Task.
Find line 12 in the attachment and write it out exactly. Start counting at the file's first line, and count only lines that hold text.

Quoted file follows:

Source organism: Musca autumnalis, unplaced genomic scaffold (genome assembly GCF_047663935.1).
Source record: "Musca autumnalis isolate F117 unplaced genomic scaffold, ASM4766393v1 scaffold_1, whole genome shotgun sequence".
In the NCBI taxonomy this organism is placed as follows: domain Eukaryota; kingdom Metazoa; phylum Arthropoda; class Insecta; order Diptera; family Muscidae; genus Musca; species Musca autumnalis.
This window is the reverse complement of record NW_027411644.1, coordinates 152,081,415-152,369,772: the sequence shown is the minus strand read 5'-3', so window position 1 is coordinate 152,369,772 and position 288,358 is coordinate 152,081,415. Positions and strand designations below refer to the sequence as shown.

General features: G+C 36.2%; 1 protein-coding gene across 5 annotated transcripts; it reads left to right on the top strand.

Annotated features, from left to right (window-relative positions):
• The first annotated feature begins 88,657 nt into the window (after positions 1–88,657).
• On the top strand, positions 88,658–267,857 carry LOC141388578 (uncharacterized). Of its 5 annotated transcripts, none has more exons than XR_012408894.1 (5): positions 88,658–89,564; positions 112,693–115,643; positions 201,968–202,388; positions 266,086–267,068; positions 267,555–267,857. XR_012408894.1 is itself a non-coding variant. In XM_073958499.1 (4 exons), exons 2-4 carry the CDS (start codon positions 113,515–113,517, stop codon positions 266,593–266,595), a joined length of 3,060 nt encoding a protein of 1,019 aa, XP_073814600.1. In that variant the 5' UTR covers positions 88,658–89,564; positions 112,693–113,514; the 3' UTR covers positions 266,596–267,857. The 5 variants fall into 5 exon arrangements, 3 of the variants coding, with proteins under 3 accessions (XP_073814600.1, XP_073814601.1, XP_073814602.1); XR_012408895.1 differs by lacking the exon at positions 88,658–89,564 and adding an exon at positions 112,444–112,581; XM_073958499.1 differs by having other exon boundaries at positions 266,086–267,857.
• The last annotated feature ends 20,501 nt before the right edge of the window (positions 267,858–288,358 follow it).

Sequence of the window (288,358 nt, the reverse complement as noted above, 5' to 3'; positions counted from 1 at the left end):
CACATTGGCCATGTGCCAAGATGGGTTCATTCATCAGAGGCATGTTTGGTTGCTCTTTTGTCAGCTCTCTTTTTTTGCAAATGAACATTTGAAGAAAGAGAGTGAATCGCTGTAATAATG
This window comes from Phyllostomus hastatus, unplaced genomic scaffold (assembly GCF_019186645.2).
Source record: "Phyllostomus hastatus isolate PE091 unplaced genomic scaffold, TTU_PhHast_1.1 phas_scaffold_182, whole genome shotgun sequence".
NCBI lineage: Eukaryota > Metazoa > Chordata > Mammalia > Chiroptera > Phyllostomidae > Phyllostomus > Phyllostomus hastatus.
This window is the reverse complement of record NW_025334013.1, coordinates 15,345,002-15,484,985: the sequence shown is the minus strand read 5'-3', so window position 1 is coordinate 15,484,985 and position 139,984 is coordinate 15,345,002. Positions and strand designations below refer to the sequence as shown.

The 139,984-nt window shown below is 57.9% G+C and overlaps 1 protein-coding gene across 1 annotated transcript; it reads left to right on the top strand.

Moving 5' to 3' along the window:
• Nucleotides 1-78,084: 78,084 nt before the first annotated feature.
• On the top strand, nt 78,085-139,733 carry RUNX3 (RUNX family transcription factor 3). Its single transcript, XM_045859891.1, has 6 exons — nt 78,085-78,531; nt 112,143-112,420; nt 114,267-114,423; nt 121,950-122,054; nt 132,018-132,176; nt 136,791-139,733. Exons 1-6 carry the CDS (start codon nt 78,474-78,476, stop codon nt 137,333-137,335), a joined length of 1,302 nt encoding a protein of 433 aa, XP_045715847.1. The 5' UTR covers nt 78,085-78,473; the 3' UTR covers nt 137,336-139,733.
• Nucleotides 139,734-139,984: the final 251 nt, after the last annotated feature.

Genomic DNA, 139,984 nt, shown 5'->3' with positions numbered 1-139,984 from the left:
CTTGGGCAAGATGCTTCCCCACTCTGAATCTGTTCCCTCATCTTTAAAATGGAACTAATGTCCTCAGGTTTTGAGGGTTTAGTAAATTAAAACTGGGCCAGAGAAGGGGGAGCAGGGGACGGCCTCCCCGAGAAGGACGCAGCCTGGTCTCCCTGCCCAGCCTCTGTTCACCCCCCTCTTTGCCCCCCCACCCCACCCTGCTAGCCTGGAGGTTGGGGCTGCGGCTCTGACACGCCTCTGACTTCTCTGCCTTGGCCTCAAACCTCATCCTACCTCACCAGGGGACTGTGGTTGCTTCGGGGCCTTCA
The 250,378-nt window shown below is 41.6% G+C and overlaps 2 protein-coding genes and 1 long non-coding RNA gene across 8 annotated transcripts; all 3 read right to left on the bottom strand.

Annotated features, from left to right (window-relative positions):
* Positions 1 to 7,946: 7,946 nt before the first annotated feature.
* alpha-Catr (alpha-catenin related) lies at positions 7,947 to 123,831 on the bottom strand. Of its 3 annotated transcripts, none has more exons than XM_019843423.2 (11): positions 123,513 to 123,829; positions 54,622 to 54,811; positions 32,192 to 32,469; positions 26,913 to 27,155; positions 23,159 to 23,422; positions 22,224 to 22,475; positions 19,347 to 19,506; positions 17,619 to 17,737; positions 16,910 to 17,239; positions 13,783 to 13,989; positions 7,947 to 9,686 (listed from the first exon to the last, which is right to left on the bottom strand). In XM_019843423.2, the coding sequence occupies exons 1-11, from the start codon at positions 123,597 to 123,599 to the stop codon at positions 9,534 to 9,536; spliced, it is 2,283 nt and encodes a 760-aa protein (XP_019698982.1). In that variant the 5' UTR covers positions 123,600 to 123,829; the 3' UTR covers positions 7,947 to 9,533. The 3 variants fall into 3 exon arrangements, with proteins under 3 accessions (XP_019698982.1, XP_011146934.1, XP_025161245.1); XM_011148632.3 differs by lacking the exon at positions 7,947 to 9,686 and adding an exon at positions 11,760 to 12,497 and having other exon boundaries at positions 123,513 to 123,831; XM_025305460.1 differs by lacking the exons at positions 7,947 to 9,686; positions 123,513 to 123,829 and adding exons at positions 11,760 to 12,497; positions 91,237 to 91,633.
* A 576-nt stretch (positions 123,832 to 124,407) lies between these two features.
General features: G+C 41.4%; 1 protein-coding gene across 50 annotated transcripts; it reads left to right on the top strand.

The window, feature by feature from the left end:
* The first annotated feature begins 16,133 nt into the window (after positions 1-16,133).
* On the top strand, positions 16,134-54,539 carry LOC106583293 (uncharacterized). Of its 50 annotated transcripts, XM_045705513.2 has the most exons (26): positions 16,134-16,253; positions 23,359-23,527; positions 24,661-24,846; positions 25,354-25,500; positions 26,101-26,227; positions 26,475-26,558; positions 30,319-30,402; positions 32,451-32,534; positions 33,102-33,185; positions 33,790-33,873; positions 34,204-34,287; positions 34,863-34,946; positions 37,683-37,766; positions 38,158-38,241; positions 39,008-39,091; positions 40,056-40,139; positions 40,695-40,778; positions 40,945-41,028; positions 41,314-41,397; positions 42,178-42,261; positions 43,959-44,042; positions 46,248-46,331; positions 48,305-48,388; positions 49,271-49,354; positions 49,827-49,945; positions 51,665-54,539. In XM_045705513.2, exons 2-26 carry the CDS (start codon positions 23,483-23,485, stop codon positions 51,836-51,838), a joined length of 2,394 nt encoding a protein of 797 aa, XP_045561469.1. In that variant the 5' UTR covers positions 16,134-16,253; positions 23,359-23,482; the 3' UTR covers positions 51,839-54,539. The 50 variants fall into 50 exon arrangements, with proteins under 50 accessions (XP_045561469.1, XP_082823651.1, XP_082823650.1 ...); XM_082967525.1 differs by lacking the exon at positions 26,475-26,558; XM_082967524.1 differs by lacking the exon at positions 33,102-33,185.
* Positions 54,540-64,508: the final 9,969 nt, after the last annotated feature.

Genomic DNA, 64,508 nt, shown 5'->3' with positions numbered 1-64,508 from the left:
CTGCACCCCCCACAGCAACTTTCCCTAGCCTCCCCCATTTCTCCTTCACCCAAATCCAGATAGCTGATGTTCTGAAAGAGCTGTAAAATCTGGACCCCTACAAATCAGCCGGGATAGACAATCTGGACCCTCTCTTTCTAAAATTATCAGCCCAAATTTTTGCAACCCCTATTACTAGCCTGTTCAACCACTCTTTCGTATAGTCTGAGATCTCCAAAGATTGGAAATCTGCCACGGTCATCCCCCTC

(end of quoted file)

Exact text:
This window comes from Phyllostomus hastatus, unplaced genomic scaffold (assembly GCF_019186645.2).